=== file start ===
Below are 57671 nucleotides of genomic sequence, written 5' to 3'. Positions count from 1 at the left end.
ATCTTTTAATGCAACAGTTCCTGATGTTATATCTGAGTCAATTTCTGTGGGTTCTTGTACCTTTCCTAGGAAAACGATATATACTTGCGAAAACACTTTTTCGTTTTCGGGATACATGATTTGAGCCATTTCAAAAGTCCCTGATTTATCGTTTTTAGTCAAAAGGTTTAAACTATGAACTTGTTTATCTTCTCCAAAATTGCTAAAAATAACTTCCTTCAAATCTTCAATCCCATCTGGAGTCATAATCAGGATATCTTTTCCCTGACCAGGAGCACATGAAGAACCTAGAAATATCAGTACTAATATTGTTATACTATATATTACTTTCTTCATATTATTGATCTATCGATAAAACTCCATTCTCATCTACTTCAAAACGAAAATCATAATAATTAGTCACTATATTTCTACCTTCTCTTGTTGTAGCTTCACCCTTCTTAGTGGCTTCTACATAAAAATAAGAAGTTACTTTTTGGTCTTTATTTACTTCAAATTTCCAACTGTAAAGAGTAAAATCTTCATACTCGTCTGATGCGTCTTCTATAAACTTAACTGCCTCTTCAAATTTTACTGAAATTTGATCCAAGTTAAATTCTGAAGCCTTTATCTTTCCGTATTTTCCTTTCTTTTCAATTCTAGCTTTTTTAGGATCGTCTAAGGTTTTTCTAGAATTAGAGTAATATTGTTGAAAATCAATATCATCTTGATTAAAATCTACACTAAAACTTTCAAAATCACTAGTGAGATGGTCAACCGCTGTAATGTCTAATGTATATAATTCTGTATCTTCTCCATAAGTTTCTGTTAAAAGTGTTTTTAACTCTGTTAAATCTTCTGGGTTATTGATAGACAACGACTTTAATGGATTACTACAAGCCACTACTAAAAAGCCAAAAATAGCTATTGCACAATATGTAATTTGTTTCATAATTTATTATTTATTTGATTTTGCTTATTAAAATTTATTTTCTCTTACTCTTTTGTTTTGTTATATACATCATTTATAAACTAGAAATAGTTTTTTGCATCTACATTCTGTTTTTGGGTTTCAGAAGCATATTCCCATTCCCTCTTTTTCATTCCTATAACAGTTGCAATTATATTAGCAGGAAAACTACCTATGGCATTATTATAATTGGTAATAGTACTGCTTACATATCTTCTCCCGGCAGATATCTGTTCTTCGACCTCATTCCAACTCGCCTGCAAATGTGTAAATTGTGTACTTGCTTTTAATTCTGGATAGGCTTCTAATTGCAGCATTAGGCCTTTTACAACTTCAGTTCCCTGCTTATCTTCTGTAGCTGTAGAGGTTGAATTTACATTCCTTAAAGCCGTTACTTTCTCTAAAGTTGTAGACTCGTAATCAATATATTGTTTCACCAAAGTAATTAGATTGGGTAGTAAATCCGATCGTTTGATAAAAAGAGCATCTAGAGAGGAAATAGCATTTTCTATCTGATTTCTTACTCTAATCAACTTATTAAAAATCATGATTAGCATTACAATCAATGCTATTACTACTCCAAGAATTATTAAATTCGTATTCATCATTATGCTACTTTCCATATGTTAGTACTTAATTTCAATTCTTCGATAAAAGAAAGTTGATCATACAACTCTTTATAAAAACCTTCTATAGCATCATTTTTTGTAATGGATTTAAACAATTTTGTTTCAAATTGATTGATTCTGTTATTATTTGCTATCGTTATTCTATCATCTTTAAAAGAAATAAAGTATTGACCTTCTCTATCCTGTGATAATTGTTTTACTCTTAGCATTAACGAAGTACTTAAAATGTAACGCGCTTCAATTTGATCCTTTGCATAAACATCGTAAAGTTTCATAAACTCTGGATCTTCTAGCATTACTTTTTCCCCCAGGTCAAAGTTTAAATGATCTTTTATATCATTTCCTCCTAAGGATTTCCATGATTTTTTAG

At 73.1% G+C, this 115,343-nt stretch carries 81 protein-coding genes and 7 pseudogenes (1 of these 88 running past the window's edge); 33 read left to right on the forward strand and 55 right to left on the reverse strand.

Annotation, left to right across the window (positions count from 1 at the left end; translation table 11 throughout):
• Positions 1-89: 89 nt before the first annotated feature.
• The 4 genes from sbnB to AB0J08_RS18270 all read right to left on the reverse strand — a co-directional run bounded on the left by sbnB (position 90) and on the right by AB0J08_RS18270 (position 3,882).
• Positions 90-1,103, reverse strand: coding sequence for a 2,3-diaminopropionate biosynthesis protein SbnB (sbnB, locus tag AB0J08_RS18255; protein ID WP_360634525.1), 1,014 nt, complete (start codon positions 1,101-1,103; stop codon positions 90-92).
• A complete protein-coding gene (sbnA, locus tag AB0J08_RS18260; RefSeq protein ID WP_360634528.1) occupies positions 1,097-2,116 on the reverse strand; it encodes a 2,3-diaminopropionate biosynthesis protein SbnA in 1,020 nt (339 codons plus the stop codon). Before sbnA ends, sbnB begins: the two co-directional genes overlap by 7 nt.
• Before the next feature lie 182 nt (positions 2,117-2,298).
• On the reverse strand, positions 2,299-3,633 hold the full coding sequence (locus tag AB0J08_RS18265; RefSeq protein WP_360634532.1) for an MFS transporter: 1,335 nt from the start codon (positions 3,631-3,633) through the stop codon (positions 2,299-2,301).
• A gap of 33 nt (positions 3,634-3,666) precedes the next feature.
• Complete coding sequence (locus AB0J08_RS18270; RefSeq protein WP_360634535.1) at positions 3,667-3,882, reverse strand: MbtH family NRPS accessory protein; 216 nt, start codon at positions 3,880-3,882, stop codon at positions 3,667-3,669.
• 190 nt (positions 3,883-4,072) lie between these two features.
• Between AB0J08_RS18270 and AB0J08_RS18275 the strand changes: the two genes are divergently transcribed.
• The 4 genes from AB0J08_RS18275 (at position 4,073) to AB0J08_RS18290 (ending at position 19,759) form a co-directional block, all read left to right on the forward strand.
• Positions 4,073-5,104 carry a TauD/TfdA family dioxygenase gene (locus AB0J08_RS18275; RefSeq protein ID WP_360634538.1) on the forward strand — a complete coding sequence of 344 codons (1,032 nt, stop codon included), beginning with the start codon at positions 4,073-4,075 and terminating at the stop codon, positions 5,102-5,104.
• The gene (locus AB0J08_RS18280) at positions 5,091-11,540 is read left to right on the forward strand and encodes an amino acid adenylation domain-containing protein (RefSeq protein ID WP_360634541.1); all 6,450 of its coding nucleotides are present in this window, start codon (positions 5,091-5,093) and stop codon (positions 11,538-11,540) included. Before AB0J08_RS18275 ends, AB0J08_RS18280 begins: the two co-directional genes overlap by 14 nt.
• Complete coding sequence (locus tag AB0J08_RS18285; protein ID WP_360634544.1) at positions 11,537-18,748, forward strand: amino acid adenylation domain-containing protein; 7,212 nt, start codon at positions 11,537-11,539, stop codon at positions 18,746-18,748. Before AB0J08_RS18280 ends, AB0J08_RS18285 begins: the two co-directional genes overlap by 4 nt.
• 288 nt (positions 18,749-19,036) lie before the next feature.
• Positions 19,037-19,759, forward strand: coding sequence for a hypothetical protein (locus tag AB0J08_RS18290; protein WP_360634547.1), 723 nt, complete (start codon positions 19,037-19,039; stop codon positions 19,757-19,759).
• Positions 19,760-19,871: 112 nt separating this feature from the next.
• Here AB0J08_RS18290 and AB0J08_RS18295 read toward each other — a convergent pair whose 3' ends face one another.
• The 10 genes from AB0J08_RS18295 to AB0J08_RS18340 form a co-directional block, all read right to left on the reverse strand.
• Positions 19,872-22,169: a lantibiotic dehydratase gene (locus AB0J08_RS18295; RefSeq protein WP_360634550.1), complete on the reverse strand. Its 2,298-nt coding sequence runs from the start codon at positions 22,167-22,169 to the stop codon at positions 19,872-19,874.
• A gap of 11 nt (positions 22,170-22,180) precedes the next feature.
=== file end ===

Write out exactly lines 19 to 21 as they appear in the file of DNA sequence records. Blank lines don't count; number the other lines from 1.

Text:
• 288 nt (positions 18,749-19,036) lie before the next feature.
• Positions 19,037-19,759, forward strand: coding sequence for a hypothetical protein (locus tag AB0J08_RS18290; protein WP_360634547.1), 723 nt, complete (start codon positions 19,037-19,039; stop codon positions 19,757-19,759).
• Positions 19,760-19,871: 112 nt separating this feature from the next.